There are many different roles within the property sector aside from estate agency, one of which is property management. It might not be an area you’ve considered before, so let us help you find out whether a career in property management is for you.
Property management covers a wide area and the role can be extremely varied, depending on which industry the role is in – but that just means that there are more opportunities out there. You’ll see property manager vacancies within the retail, finance, health, leisure, transport, heritage, education and energy sectors, to name but a few. You might work for an estate agency, for a global property firm, for a historical trust, government or for a private enterprise.
Ultimately, it is your job to see that the property is run smoothly, that it looks nice, that everything functions as it should and that it provides a safe and comfortable environment for the inhabitants.
A property manager will have many responsibilities which may include some or all of the following:
- Getting involved in the buying and selling process
- Liaising with tenants
- Development and planning
- Building maintenance and repairs
- Health and safety
- The day to day management of the property / complex
The actual day-to-day tasks will differ, but essentially you will be taking care of a property on behalf of the owner, be that an individual or a company.
Your place of work could be from your employer’s office or onsite, within the property you manage. However, that doesn’t mean you’ll be desk-bound. You might be out on building inspections, showing contractors or buyers around, meeting tenants or searching for new properties to acquire.
Take a look at our property management vacancies to see for yourself.
A relevant qualification is always a good idea, as it will elevate you from the competition, though to work as a property manager in some industries, it could be necessary. Many universities run degree courses in Property Management or Real Estate Management, while others are more specific, such as Construction Management or Building Surveying.
It might be that you need to undertake a postgraduate conversion course which is accredited by the Royal Institute of Chartered Surveyors (RICS) or the Institute of Facilities Management. Alternatively, there are often graduate training schemes available through estate agencies, property consultancies and housing associations, providing another – often fast-track – route into the profession. Some may not require specifically relevant qualifications.
As with any job, there are some very definite characteristics that wannabe property managers should possess. It’s a great option for people who are natural problem solvers, who can think on their feet, keep calm in a crisis and expect the unexpected. Sounds exciting, doesn’t it?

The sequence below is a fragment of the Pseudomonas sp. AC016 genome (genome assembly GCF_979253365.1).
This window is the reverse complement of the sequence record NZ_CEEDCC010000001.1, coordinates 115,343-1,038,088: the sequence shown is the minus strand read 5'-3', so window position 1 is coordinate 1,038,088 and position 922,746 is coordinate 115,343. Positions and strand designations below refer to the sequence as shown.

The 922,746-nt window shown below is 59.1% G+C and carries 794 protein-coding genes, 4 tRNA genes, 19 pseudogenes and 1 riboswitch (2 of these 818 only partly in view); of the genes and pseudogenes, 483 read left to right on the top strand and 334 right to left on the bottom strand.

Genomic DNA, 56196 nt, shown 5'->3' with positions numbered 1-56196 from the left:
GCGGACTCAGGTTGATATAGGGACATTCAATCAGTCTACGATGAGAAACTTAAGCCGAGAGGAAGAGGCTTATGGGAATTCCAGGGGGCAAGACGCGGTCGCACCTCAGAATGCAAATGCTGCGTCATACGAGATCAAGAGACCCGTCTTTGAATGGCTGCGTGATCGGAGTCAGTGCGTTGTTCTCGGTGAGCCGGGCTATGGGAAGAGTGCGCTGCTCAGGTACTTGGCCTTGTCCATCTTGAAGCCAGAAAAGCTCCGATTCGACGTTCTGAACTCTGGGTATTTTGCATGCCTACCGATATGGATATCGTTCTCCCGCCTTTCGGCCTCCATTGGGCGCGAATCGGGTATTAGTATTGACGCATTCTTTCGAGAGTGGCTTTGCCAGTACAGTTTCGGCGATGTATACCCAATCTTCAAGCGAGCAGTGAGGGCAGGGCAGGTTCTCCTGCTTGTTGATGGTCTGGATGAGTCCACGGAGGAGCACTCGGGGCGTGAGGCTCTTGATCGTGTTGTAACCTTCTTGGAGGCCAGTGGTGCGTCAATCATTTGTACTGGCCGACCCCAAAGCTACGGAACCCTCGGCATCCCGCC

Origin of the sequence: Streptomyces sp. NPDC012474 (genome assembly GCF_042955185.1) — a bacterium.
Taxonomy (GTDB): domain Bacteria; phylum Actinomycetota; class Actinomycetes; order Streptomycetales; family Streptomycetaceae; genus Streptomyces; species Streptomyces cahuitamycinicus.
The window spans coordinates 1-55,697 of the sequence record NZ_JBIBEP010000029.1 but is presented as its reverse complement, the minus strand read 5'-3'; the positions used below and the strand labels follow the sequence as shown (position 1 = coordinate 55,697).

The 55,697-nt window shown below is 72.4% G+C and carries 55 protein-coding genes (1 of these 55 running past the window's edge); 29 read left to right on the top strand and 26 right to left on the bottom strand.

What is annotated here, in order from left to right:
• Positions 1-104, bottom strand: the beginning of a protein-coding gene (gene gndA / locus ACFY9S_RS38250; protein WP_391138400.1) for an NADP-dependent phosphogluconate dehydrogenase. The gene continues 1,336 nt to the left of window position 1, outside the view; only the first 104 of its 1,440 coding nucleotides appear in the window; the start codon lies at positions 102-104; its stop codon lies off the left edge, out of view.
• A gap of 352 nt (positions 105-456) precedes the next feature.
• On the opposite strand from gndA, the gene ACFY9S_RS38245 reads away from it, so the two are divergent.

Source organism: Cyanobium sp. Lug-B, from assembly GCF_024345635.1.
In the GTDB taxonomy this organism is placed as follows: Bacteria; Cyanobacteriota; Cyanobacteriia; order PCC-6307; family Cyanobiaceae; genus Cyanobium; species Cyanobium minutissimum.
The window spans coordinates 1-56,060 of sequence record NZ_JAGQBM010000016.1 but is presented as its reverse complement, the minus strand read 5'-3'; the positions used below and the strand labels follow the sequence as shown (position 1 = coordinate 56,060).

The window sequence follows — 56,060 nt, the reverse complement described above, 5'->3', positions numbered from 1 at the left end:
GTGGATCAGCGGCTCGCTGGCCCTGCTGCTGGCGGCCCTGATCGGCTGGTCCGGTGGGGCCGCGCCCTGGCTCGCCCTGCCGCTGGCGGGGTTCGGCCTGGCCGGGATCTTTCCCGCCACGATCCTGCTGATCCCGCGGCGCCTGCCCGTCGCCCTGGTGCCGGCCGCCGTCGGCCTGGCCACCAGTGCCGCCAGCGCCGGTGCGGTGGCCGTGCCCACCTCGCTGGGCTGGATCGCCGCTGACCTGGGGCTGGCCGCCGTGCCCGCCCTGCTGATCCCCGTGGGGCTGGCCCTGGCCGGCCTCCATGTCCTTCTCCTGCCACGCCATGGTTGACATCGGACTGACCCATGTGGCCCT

You should be able to demonstrate creativity, commitment, focus and reliability. It’s a role which involves contact with many different stakeholders, so excellent communication skills are crucial.
These will vary from role to role, though it’s likely that it will involve some evening and weekend work. Some may be a flat 8:30am – 5:30pm, Monday to Friday, while others may require you to be on call, should any emergencies arise out of normal working hours. Long hours are a common feature, but time off in lieu can be given during the week to compensate for weekend working.
The great thing about property management roles is that employees typically receive a basic take-home pay which isn’t based on commission – and there’s some good money to be made.
As with any job, salary ranges depend on the scope of the job, location and the experience required of the jobholder. However, you tend to find that basic pay for a property manager can start at £20,000 and go right up to £70,000. Trainee positions are benchmarked between £18,000 and £25,000, while more senior roles in the property management job family can go up to £70,000.
It’s not just a guaranteed salary that property managers can expect, the perks are good too. Benefits can include inclusion in the company pension scheme, perhaps life insurance, a car, subsidised gym membership and participation in an annual bonus scheme.
In such a big area, there are lots of opportunities for furthering your career in property management. Some may require the completion of certain courses, others may involve side-stepping into a slightly different niche. For example, you might wish to go in to asset management, for which the RICS qualification is a must. Or perhaps you could take a step up when moving from an estate agent to managing bigger properties at a private firm. The options are endless.
If you think that a career in property management might be for you, or you’d like to find out more, get in touch.